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Dynamic Programming Applied to Disaster Relief Response

analytical Essay
1427 words
1427 words
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With the widespread, expensive, and life-threatening damage that can occur during natural disasters, including floods, wildfires, earthquakes, and other events, it is important that the responses to these events are quick and performed efficiently, with cost and resource optimization in mind. That way, resources are not wasted in areas that don’t need them. And, if this were to happen, other, high-demand areas would suffer. With the amount of damage and displacement of local populations that occur, the planning and deployment of nearby resources needs to address these concerns. If done poorly, poor planning can in fact work against its own goals and cause failures to occur that compromise millions in assets and endanger many people as well. Take, for example, the legendary failure of FEMA in its response to Hurricane Katrina. Yes, one of the main reasons that FEMA failed was its inability to gather resources and knowledge, but it also lacked the ability to mobilize its resources (whereas Walmart could do both of these things successfully) (Horwitz 1). Utilizing a dynamic programming approach to deploy resources in specific areas based on what is available could vastly improve the effectiveness of a response plan. It may seem simple; if a resource were needed in an area, then one should send it there. However, there are millions of ways to distribute a resource to obtain an optimal value, and the optimal value changes based on the series of decisions made. In a computer system, it will take too long to calculate all of the combinations in order to find the optimal combination of resource allocation that can both save lives/assets as well as lower costs. To begin with, it is important to explain the concept of a dynamic optimiz... ... middle of paper ... ...to coordinate their supplier networks with known information about the status of a disaster in some regions. Works Cited Horwitz, Steven. "FEMA Doesn't Have Local Knowledge Needed for Effective Relief." Mercatus Center: George Mason University. Mercatus Center, 01 Nov. 2013. Web. 28 Nov. 2013. . Su, Xiaohui et al. The Study on Optimal Model for Relief Resources Allocation Using Dynamic Programming and Spatial Analysis Methods. Rep. GiScience/People's Republic of China, n.d. Web. 27 Nov. 2013. giscience2012_paper_184.pdf>. Wiitala, Marc R. "A dynamic programming approach to determining optimal forest wildfire initial attack responses." Fire Economics, Planning, and Policy: Bottom Lines (1999): 115-123.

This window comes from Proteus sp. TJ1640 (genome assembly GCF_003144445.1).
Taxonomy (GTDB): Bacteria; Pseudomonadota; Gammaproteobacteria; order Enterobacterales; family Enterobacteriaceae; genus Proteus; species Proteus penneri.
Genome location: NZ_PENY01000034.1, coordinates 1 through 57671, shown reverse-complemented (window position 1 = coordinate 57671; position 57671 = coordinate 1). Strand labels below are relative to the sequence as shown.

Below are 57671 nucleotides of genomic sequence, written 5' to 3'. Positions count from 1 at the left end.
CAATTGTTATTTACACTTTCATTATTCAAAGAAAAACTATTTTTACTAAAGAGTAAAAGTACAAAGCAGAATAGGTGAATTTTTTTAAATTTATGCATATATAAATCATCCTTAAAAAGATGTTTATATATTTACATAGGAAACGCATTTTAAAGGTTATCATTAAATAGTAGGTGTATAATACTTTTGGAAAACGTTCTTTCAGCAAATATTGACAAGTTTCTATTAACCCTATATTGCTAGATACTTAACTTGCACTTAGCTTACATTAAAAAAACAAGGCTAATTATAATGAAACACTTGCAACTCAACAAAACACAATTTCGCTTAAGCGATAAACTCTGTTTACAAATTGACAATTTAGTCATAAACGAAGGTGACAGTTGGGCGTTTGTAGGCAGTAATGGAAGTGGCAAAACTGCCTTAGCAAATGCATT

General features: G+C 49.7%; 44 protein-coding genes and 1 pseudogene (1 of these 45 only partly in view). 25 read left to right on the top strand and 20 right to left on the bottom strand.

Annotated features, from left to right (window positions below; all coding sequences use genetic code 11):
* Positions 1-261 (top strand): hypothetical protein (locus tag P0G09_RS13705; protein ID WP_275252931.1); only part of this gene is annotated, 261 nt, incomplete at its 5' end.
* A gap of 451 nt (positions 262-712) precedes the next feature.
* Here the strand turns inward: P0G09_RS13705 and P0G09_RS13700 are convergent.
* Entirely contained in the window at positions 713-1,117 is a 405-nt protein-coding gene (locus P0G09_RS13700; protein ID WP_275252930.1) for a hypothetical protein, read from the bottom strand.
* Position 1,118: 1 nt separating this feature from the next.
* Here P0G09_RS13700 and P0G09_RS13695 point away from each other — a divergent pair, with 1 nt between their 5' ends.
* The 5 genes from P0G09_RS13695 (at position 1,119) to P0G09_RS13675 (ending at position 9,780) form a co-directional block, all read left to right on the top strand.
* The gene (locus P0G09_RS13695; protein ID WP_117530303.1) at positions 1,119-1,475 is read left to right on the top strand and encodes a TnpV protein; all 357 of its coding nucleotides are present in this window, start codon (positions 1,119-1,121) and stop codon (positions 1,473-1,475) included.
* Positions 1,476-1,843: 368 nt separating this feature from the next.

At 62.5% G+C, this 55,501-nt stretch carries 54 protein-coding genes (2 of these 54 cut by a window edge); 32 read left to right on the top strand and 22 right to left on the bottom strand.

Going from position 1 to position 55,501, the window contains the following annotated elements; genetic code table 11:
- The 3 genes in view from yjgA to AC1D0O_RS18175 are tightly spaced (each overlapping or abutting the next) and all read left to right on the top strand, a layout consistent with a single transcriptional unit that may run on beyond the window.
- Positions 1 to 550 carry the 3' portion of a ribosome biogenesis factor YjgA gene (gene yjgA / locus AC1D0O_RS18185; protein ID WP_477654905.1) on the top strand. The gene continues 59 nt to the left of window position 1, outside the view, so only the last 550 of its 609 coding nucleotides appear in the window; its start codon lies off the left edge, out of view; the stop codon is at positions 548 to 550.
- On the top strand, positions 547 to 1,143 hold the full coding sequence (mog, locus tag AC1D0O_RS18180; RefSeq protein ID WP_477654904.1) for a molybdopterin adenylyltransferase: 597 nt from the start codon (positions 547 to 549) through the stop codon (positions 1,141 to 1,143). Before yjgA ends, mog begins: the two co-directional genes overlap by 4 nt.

In this essay, the author

  • Analyzes how marc wiitala's paper focuses on initial responses to forest wildfires, but it is a subcategory of disaster response and is too complex to solve by hand.
  • Explains the study on optimal model for relief resources allocation using dynamic.
  • Explains the concept of a dynamic optimization program at its core.
  • Explains how the model can be applied to both preparative resource allocation and disaster response after the event.
  • Explains that the contribution function is designed to minimize the costs incurred by weighing the actual monetary benefit of distributing resources to the area in need.
  • Argues that dynamic programming, combined with computer systems' ability to make multiple calculations in a short amount of time, unleashes many possibilities in being able to deal with real-world situations.
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